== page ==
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When I break main it looks like the bold line is where i is being created and initialized. I think I'm going at this all wrong, I'm trying to examine x86_64 assembly from a book that is explaining x86. This seems weird and I'm pretty sure I just don't understand seeing as in this book he says he'll refer to a word and dword as 4-bytes. If I could get an explanation to aid my incognisance it would be greatly appreciated.

    (gdb) list
    1   #include <stdio.h>
    2   
    3   int main()
    4   {
    5       int i;
    6       for(i=0; i < 10; i++)
    7       {
    8           printf("Hello, world!\n");
    9       }
    10      return 0;
    (gdb) disassemble main
    Dump of assembler code for function main:
       0x0000000100000f10 <+0>: push   rbp
       0x0000000100000f11 <+1>: mov    rbp,rsp
       0x0000000100000f14 <+4>: sub    rsp,0x10
       0x0000000100000f18 <+8>: mov    DWORD PTR [rbp-0x4],0x0
       0x0000000100000f1f <+15>:    mov    DWORD PTR [rbp-0x8],0x0
       0x0000000100000f26 <+22>:    cmp    DWORD PTR [rbp-0x8],0xa
       0x0000000100000f2d <+29>:    jge    0x100000f54 <main+68>
       0x0000000100000f33 <+35>:    lea    rdi,[rip+0x48]        # 0x100000f82
       0x0000000100000f3a <+42>:    mov    al,0x0
       0x0000000100000f3c <+44>:    call   0x100000f60
       0x0000000100000f41 <+49>:    mov    DWORD PTR [rbp-0xc],eax
       0x0000000100000f44 <+52>:    mov    eax,DWORD PTR [rbp-0x8]
       0x0000000100000f47 <+55>:    add    eax,0x1
       0x0000000100000f4c <+60>:    mov    DWORD PTR [rbp-0x8],eax
       0x0000000100000f4f <+63>:    jmp    0x100000f26 <main+22>
       0x0000000100000f54 <+68>:    mov    eax,0x0
       0x0000000100000f59 <+73>:    add    rsp,0x10
       0x0000000100000f5d <+77>:    pop    rbp
       0x0000000100000f5e <+78>:    ret    
    End of assembler dump. </code>
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How did you figuure out from this that a word size is 8 bytes? –  ScarletAmaranth Nov 28 '13 at 18:32
    
As the processor is 64 bit I would say that word is 64 bit long, as confirmed by addresses on the left. Then, yes, a word is 8 bytes. Maybe your book refers to a 32 bit processor. –  HAL9000 Nov 28 '13 at 18:35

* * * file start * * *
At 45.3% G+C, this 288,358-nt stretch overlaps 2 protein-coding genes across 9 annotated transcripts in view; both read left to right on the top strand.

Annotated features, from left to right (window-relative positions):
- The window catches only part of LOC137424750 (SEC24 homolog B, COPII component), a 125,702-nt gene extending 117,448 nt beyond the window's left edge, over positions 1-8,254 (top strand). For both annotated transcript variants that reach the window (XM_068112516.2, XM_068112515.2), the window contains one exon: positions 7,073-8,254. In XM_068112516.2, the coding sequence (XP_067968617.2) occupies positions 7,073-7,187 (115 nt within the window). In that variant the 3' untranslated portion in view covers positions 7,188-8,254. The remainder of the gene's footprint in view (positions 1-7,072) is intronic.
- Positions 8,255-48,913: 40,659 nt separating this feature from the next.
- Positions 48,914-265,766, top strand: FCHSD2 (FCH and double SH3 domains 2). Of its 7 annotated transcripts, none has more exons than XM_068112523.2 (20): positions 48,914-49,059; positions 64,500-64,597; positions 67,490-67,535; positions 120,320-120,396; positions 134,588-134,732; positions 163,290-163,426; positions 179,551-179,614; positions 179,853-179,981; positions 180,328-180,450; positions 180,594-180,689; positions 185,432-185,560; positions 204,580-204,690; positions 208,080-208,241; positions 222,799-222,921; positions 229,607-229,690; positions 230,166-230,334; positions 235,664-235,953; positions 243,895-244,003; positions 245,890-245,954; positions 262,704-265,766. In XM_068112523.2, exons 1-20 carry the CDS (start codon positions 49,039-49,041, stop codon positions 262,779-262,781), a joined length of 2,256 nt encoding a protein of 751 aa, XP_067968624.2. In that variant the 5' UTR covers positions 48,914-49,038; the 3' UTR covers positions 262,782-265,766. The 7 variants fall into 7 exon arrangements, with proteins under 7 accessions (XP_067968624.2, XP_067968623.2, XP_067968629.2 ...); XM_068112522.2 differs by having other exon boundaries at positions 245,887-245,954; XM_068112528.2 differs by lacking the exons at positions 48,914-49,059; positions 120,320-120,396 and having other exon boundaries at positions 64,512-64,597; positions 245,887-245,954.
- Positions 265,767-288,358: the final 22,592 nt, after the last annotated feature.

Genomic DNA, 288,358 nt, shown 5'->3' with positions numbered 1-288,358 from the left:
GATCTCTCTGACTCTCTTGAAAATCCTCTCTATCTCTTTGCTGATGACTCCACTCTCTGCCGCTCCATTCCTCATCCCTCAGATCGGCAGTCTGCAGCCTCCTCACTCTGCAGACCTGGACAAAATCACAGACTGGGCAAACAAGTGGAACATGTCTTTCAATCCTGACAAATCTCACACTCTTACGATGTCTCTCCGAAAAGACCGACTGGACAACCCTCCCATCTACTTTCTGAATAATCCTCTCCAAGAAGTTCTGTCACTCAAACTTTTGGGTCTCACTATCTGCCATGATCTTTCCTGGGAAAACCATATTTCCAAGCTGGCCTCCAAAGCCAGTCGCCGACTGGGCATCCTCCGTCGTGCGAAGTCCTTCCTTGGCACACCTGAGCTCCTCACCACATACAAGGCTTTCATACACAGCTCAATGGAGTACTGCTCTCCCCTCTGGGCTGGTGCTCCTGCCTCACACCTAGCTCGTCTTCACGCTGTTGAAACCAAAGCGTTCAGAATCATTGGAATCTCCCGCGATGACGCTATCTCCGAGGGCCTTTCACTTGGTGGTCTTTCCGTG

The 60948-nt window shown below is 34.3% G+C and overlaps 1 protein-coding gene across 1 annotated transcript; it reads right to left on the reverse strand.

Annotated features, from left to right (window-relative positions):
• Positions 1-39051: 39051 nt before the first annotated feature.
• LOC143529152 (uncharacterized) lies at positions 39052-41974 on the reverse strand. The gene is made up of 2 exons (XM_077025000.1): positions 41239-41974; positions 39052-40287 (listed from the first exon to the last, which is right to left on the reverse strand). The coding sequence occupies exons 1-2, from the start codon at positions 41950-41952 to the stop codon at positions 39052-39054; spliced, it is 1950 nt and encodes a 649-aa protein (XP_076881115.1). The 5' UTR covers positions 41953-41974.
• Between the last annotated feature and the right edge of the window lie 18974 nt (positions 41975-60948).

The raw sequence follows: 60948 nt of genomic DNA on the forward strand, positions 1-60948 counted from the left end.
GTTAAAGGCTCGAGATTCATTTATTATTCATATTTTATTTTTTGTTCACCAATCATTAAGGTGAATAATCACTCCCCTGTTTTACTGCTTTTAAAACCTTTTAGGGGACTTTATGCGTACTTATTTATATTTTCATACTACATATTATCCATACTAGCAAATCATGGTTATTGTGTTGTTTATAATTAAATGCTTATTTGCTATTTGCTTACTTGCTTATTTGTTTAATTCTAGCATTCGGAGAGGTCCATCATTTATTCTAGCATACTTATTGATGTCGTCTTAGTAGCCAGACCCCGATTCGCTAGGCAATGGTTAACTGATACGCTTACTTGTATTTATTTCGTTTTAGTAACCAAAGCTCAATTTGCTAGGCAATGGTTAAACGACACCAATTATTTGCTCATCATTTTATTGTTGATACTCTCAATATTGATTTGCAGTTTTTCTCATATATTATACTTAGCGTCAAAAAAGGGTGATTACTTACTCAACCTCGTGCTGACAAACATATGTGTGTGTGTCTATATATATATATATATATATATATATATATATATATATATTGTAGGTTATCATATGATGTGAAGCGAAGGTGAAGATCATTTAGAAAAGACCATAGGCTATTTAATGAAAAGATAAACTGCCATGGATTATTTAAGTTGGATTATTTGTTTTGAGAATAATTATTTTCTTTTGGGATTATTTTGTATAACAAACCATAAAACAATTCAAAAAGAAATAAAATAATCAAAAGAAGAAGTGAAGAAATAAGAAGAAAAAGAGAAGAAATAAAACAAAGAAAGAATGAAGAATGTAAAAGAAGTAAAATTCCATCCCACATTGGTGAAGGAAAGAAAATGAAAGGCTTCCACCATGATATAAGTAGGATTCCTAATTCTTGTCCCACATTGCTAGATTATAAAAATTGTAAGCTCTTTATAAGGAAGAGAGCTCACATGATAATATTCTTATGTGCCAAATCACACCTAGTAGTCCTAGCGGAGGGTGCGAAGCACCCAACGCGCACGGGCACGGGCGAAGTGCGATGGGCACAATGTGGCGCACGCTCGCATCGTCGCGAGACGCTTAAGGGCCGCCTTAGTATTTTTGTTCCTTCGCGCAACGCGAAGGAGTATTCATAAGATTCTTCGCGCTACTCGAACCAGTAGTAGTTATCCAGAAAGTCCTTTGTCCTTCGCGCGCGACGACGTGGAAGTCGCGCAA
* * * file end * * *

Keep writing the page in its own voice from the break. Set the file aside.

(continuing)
@HAL9000 word is 64 bit long? nope.jpg –  ScarletAmaranth Nov 28 '13 at 18:37
    
@ScarletAmaranth in a 64 bit architecture word is 64 bit long: en.wikipedia.org/wiki/64-bit_computing stackoverflow.com/questions/5295903/… –  HAL9000 Nov 28 '13 at 18:41
1  
The term "word" meant something in the olden days, back when the data bus size was a match with the ALU and register size. Those days are long gone and the term got hopelessly ambiguous. A 32-bit processor like the original Pentium already used a 64-bit data bus. And a 64-bit processor has a 48-bit address bus. If this book is talking about "word" a lot then you definitely ought to look for another one. –  Hans Passant Nov 28 '13 at 18:50
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1 Answer

up vote 1 down vote accepted

The terms used to describe sizes in the x86 architecture are:

  • byte: 8 bits
  • word: 2 bytes
  • dword: 4 bytes (stands for "double word")
  • qword: 8 bytes (stands for "quad word")

This is somewhat at odds with the usual meaning of "word": the 16-bit nature of word is a result of the evolution of x86 machines from their 16 bit origins, not a reflection of the natural word size of the machine. For compatibility reasons the size of a word operand must always remain the same, even on a 64-bit machine.

Note that the variable i in your program is 32 bits: you can see dword size annotations in the relevant stack accesses. It may be instructive to recompile your program with the type of i changed to long int.

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Thanks, I'll go back to learning my way out of scrub-hood now. –  John Holly Nov 28 '13 at 19:02
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